The foil is the modern version of the original practice weapon for dueling sword. The foil is a thrusting sport weapon. Unlike other weapon types, the foil has the smallest body target area – the torso and neck. The rules of foil fencing include the principle of priority or right-of-way – the right to attack. A foil fencer needs to have right-of-way in order to make a valid hit. For example, the foil fencer has the right-of-way when attacking. The opponent must first defend against an attack before receiving priority to give a valid response – a riposte. When two attacks arrive simultaneously, the hits are not counted.
The epee is the modern version of the historical dueling sword. The Epee is heavier than the foil and has a rigid bi-angular blade. Epee fencers have the largest target area: almost the entire body from head to toe. The rules of right of way do not apply to epee fencing. Touches are awarded solely on the basis of which fencer makes a touch first, according to the electronic scoring machines. Double-touches are allowed in épée, where both fencers receive a point, although the touches must occur within 40 milliseconds (1/25 of a second) of each other.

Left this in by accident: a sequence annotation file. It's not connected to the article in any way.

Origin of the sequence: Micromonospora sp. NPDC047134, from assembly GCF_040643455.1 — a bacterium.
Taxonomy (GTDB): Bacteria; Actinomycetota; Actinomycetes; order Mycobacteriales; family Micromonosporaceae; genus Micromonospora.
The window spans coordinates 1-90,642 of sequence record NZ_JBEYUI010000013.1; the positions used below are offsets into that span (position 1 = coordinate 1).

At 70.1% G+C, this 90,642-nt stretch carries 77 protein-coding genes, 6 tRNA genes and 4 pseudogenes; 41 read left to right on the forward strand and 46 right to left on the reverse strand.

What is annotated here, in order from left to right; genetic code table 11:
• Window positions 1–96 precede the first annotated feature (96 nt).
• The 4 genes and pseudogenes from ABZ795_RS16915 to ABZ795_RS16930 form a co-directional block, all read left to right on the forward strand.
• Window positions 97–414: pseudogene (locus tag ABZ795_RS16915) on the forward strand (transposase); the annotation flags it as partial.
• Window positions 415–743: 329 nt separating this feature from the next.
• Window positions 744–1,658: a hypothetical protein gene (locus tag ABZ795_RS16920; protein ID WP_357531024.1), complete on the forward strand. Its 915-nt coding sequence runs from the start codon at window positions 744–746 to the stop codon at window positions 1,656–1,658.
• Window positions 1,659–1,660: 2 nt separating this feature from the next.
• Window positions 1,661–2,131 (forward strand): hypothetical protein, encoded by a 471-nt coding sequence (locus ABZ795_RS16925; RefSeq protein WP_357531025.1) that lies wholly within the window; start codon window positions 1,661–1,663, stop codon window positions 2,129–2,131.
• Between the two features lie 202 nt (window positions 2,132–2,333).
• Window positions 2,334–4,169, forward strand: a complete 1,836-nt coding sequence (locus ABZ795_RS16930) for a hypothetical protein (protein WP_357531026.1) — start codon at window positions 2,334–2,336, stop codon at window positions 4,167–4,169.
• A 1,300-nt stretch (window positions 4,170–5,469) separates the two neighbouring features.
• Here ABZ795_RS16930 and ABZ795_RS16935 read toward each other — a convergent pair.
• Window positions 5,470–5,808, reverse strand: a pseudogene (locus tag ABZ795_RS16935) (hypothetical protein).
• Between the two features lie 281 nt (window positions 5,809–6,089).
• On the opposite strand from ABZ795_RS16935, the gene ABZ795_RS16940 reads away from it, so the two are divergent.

The saber is the modern version of the cavalry sword. Saber differs from the epee and foil, in that it is possible to score with the edge of the blade; for this reason, saber movements and attacks are very fast. The body target area includes the head, arms, and torso above the waistline. Much like in foil fencing, the conventions of right of way apply to awarding points in saber fencing.